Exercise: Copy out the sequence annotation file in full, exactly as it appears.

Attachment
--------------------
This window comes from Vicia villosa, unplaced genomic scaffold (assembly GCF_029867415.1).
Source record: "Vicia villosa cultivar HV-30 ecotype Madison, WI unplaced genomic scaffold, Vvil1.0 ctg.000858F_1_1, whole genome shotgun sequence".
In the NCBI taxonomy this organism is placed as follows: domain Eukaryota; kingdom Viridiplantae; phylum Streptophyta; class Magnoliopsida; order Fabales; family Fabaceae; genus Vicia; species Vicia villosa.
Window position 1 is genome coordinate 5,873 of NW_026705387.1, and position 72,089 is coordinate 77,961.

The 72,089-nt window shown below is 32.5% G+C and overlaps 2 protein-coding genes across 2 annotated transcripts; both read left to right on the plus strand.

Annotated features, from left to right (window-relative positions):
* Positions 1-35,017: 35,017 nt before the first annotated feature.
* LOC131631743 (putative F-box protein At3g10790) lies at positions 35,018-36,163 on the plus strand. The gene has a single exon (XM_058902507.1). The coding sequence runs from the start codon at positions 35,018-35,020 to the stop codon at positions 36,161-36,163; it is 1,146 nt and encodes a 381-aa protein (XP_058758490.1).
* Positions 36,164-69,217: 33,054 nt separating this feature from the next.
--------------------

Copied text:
This window comes from Vicia villosa, unplaced genomic scaffold (assembly GCF_029867415.1).
Source record: "Vicia villosa cultivar HV-30 ecotype Madison, WI unplaced genomic scaffold, Vvil1.0 ctg.000858F_1_1, whole genome shotgun sequence".
In the NCBI taxonomy this organism is placed as follows: domain Eukaryota; kingdom Viridiplantae; phylum Streptophyta; class Magnoliopsida; order Fabales; family Fabaceae; genus Vicia; species Vicia villosa.
Window position 1 is genome coordinate 5,873 of NW_026705387.1, and position 72,089 is coordinate 77,961.

The 72,089-nt window shown below is 32.5% G+C and overlaps 2 protein-coding genes across 2 annotated transcripts; both read left to right on the plus strand.

Annotated features, from left to right (window-relative positions):
* Positions 1-35,017: 35,017 nt before the first annotated feature.
* LOC131631743 (putative F-box protein At3g10790) lies at positions 35,018-36,163 on the plus strand. The gene has a single exon (XM_058902507.1). The coding sequence runs from the start codon at positions 35,018-35,020 to the stop codon at positions 36,161-36,163; it is 1,146 nt and encodes a 381-aa protein (XP_058758490.1).
* Positions 36,164-69,217: 33,054 nt separating this feature from the next.